I am a DCPS Student: Alexis McGee 


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Alexis McGee is a twelfth grade student at Woodrow Wilson High School. She is an honor roll student who likes her English and algebra classes, and who hopes to work in radio broadcasting. Alexis also is visually impaired.

Tell us about your time in high school.

I became visually impaired when I was 16. I started having blurry vision, and I was going back and forth to the doctor, and they were telling me it was just a sinus infection.

I think it was in March that I was staying with my sister, and the blurry vision started getting worst. I had a doctor’s appointment the day before I went blind, and I woke up the next day and couldn’t see anymore.

I was in the hospital for three months, so they could teach me how to get around independently. Then I heard about the vision program at Wilson. That was the summer of 2008.

When I became a student at Wilson for the school year, my teacher taught me technology for the computer, like how to use JAWS, which reads what I am typing and all the information that is on the computer screen.

With learning Braille, when I first started doing it, it just felt like a bunch of dots. So in my tenth grade year, my teacher started teaching me Braille on the computer, so now I am excellent in using the computer – I just know how to type it really good. But it’s still really hard to read it.

I had a dedicated aide who worked with me – she would read the work over until I knew what was going on. If I got stuck she would know how to help me to find my answers.

And then my eleventh grade year, I had a really bad year, because I didn’t have the right technology to use in classes, like a laptop.

I was getting tired because my report card looked terrible. So I said that I had to do something to make my grades go up.

What I did was call the DCPS central office, and I let them know what was going on. My sister, she called, too, so when we had an IEP meeting, the central office asked if they could come. That’s when I first met Ms. Norma (who is the program director of low incidence disabilities for the Office of Special Education).

In the IEP meeting, they talked about everything that was going on in school.

Now I have the technology stuff I need, and so I am doing much better now with classes.

In algebra, I couldn’t believe it when the first semester ended, and I got an A. I said, “I got an A?” And my teacher said, “Yeah, you are the only student in the whole math class who got an A.”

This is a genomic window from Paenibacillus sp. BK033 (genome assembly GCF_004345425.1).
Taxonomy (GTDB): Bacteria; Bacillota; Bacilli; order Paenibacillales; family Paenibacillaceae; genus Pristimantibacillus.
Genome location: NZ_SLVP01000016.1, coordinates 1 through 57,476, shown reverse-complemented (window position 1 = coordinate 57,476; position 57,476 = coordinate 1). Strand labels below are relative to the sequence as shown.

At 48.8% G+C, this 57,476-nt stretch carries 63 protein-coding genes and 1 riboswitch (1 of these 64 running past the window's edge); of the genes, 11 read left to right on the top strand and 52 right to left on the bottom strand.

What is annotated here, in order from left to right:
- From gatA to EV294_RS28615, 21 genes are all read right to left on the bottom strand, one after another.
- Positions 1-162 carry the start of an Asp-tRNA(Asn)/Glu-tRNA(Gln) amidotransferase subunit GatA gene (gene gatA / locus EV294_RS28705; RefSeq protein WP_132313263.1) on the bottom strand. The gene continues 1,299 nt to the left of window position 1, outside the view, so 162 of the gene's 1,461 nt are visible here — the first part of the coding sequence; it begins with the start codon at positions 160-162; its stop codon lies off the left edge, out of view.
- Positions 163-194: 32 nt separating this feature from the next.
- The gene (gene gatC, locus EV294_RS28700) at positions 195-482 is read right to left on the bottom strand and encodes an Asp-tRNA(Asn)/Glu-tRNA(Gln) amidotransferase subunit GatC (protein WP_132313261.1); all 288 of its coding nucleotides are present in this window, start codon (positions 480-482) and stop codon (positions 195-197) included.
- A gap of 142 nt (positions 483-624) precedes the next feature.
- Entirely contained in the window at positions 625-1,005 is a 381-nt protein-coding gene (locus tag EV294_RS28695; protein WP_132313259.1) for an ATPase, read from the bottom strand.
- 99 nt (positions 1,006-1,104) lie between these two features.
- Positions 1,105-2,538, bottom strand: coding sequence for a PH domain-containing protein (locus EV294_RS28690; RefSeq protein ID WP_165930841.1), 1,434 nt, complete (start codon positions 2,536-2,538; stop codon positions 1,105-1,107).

That was my first time ever making honor roll in my high school years.

What are your plans after you graduate?

I want to be a radio broadcaster. I want to go to Montgomery Community College – it’s only two years – and they are going to teach me all the technology they use in radio stations.

What’s your favorite class?

I like English and Algebra because of the students. There are students I really can talk to that can help me, and I can help them. Other classes that I have, I don’t know too many kids, and I don’t have too much help from them.

If we are in a group, I don’t always want the aide to read to me. Sometimes, the students will read it, and if they don’t know the answer and they get stuck on it, I will give them an answer.

All of us doing it together helps each other. You get to have fun while you are helping each other, too.

You also participate in a DCPS afterschool program for blind and visually impaired students at the DC Public Library – what do you think about that program?

I like the afterschool program because they bring in a lot of stuff that I didn’t know about.

They brought in a guy from the TV show The Wire, and I never knew he was visually impaired. They bring in people who we hear about, like people on TV who you didn’t know were visually impaired.

They inspired me because they are doing stuff, and you never knew they were visually impaired. That makes me think I can do what I want to do and I just don’t let the blindness stop me from doing it.

What advice would you give other kids who may have become blind and visually impaired later in life?

You have to embrace it. You change from it, because it’s always going to be there, you just can’t run away from it.

You just have to face what people throw at you in life. You are going to have a lot of people saying you can’t do this or that because you are visually impaired.

You have got to show them that this person might be visually impaired, but they’re doing the same thing, too.

 

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